The point is: Just because you were taught a thing in the past, or heard from a doctor, does NOT mean that is current Medical Knowledge. Remember that blood letting used to be a common practice as well as drilling a hole in the skull of a mental case to release the demons.

Drink yer milk, BUT don't waste time, you must get to hospital.

Edited by steve sells

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Galvanized zinc fumes and milk
I believe this is one of the most important and responsible topics that could be brought up here at I Forge Iron.
Thank you all for taking a responsible stand on this topic!
Even if you disagree with my opinion, please error on the side of safety with this issue!

To disarm new craftsmen of the potential dangers of welding or cutting galvanize products may have a serious outcome.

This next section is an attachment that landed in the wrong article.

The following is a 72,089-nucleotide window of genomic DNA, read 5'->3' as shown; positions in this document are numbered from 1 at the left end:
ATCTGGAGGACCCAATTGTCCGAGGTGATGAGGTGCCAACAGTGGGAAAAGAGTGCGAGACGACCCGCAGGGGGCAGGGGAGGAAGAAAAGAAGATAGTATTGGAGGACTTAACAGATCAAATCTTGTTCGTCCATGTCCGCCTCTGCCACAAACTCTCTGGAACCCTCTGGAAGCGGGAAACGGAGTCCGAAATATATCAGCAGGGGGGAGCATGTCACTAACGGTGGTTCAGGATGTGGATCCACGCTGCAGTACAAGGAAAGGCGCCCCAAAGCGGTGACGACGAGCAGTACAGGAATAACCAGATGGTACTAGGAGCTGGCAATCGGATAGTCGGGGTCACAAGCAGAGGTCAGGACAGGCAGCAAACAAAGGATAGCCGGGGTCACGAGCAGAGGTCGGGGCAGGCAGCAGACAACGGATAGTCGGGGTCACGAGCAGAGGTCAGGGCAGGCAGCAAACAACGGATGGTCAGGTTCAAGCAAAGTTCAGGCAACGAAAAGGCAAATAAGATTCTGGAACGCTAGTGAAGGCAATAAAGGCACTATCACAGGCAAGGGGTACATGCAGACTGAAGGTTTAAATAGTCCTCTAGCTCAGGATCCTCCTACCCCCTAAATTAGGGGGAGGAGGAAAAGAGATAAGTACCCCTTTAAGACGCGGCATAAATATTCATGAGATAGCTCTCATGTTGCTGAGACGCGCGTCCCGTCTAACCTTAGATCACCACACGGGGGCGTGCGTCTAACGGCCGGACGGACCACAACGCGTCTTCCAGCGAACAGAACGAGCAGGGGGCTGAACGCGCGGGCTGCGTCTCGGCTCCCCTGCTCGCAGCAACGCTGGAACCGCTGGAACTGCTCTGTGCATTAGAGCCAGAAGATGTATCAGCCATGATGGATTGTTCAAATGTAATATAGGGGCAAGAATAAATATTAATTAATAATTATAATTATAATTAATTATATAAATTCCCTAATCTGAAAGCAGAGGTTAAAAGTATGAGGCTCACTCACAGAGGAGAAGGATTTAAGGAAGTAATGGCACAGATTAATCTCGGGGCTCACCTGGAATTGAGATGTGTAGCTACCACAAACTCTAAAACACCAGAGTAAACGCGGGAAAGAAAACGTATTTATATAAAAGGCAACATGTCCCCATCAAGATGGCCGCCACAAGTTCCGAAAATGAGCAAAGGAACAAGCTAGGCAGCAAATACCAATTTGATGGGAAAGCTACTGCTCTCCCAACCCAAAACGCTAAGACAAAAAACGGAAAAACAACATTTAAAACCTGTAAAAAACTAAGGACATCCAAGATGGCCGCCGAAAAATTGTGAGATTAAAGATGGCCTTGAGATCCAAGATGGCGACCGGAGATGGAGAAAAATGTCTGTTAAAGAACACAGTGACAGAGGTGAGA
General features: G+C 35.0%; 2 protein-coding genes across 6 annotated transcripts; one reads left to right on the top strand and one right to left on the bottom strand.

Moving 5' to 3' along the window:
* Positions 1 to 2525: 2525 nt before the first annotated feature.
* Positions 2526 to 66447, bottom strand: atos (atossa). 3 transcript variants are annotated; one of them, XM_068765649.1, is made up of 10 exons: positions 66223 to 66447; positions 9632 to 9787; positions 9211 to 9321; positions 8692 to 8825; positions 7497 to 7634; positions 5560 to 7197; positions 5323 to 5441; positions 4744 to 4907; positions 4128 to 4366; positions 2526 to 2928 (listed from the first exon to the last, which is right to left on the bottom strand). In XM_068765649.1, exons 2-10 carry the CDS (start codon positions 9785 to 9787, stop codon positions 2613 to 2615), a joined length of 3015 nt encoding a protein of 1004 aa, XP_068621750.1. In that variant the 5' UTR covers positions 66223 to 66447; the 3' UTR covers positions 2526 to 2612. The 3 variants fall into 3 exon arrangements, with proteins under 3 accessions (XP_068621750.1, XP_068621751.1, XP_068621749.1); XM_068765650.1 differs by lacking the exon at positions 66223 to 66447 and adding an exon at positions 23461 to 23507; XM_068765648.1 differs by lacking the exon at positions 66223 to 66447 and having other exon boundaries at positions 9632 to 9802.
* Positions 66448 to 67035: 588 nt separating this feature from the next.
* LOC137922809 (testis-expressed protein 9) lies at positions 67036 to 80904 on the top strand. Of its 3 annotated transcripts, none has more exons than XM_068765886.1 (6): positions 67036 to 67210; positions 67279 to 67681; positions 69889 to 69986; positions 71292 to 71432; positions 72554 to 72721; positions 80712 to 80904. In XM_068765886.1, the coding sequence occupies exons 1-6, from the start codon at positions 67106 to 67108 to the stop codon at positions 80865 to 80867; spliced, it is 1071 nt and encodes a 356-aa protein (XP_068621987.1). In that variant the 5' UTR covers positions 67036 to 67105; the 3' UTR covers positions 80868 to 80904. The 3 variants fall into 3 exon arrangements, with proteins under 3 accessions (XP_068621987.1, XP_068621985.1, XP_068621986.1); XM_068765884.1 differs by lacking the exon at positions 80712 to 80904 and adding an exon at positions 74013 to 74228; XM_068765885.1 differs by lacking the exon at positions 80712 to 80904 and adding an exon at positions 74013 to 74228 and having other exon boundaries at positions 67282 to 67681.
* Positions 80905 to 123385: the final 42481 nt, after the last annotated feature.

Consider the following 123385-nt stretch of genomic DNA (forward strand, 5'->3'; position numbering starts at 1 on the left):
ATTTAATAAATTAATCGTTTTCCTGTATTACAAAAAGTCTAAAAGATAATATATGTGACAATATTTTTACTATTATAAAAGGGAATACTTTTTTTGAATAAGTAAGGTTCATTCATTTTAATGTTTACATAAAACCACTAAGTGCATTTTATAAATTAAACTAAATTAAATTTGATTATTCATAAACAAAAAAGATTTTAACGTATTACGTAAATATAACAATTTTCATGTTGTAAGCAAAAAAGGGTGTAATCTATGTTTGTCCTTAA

I feel a great in-justice may be done to unwary readers when someone who is not fully informed about the reality of the cause and effect of Galvanized Poisoning give there untried opinion that says it’s OK, that all you have to do is just drink milk.
I think milk may help settle your stomach if I remember correctly, but what about the long term effects?

It seems as though some of the content contained in a few posts that I have read over the last few years that have mentioned the topic of “Galvanized, zinc, fumes, and milk”, have a tendency to water down the real or potential long lasting effects of Galvanize Poisoning.

They would say something like “I have welded on galvanize for 263 years and all I done was drink milk and I am just fine”.
Of course I am exaggerating. But posts like that seem to disarm the reader into thinking that it is no big deal.

BUT, galvanize poisoning is a big deal and an issue that should be taken as a priority to learn how to manage the use of it safely.

I can assure you it is a big deal because I have experienced the stark reality of the very real and long lasting problems that derive from welding or being exposed to Galvanized Steel fumes with out proper ventilation.